Inflammation, as measured by the erythrocyte sedimentation rate, is an independent predictor for the development of heart failure
2005 (English)In: Journal of the American College of Cardiology, ISSN 0735-1097, E-ISSN 1558-3597, Vol. 45, no 11, 1802-1806 p.Article in journal (Refereed) Published
OBJECTIVES: Our objective was to explore inflammation, measured as erythrocyte sedimentation rate (ESR), as a predictor for the development of heart failure (HF).
BACKGROUND: In recent years, evidence of the importance of inflammation in the pathophysiology of HF has emerged, and various inflammatory markers have been found to predict future HF. Erythrocyte sedimentation rate is an inexpensive and easily accessible marker of systemic inflammation, but to this date it is unknown whether ESR predicts subsequent HF.
METHODS: In a community-based prospective study of 2,314 middle-aged men free from HF, myocardial infarction, and valvular disease at baseline, ESR was analyzed in multivariable models together with established risk factors for HF (hypertension, diabetes, electrocardiographic left ventricular hypertrophy, smoking, obesity, and serum cholesterol) and hematocrit.
RESULTS: A total of 282 men developed HF during a median follow-up time of 30 years. In Cox proportional hazards analyses, ESR was an independent predictor of HF (hazard ratio 1.46 for highest quartile vs. the lowest, 95% confidence interval 1.04 to 2.06). This observation remained significant when also adjusting for interim myocardial infarction during follow-up.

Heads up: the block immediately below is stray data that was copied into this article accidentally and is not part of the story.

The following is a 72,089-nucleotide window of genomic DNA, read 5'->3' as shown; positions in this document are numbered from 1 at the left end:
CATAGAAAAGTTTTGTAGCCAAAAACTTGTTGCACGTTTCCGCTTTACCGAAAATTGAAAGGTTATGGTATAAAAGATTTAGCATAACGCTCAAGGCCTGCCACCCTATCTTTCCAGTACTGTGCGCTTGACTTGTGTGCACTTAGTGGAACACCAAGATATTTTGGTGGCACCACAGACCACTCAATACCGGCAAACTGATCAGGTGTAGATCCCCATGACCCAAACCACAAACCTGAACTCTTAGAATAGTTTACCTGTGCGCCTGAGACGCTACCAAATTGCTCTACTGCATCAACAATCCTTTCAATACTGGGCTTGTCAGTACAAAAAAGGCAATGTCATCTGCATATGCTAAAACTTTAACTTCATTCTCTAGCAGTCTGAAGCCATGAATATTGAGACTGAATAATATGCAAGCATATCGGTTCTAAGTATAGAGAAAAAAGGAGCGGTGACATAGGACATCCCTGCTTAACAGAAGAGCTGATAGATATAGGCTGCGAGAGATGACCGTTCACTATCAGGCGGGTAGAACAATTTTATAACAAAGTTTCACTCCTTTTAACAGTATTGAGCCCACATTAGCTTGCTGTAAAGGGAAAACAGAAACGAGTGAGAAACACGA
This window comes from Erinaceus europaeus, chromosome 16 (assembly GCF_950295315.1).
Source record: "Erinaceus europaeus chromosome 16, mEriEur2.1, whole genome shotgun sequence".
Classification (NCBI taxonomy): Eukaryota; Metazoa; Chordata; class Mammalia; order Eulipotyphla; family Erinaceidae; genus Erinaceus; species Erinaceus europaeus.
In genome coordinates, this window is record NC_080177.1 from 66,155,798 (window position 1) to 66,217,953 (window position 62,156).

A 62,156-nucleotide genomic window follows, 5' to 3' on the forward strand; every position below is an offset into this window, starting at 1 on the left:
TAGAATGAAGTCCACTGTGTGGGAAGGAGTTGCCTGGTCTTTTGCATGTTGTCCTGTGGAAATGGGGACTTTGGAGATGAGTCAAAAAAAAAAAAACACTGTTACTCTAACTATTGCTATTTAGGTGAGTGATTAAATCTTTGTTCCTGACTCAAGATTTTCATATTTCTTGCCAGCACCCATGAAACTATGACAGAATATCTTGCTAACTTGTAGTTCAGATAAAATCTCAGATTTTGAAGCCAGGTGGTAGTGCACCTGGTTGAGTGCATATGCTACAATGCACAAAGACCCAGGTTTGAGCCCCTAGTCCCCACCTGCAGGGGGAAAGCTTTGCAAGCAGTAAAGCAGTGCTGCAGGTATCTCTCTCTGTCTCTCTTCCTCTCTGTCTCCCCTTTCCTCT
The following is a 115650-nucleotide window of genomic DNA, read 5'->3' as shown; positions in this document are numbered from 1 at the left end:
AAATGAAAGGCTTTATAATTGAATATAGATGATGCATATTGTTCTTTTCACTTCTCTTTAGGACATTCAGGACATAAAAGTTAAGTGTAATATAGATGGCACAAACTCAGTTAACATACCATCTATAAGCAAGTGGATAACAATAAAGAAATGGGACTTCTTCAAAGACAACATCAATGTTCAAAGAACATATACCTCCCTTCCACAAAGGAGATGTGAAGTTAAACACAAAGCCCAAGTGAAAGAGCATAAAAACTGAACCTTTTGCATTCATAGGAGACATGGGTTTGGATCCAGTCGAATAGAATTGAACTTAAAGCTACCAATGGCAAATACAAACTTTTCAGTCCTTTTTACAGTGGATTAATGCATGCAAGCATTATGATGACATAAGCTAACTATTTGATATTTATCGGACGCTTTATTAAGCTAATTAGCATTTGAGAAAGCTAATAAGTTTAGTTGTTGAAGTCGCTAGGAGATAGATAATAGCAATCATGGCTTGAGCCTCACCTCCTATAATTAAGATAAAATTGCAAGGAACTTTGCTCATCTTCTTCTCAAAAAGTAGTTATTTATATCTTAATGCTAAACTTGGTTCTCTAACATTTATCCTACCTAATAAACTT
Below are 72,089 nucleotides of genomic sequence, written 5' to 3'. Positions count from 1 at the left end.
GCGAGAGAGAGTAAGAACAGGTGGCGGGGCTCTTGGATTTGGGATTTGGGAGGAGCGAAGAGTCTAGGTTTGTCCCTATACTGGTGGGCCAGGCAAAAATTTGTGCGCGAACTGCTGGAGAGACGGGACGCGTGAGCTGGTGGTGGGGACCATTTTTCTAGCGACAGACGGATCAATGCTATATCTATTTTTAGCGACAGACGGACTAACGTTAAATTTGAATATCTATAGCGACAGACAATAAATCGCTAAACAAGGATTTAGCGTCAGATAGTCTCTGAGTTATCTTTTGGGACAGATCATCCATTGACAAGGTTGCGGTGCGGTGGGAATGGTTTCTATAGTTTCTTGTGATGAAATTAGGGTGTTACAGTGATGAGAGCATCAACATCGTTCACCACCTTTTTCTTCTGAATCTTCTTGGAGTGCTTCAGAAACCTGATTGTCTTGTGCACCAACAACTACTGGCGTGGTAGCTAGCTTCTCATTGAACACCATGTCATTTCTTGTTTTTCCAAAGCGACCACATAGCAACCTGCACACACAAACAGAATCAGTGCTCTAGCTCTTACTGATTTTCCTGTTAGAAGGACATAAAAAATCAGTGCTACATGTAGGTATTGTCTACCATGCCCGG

CONCLUSIONS: Erythrocyte sedimentation rate was a significant predictor of HF, independent of established risk factors for HF, and interim myocardial infarction after three decades of follow-up in a population-based sample of middle-aged men. Our findings indicate that inflammation occurs early in the process leading to HF and that ESR could be used to evaluate this process.
Place, publisher, year, edition, pages
2005. Vol. 45, no 11, 1802-1806 p.
Blood Sedimentation, Heart Failure; Congestive/*blood/epidemiology, Humans, Incidence, Inflammation/*blood, Male, Middle Aged, Predictive Value of Tests, Research Support; Non-U.S. Gov't, Sweden/epidemiology
Medical and Health Sciences
IdentifiersURN: urn:nbn:se:uu:diva-79994DOI: 10.1016/j.jacc.2005.02.066PubMedID: 15936609OAI: oai:DiVA.org:uu-79994DiVA: diva2:107908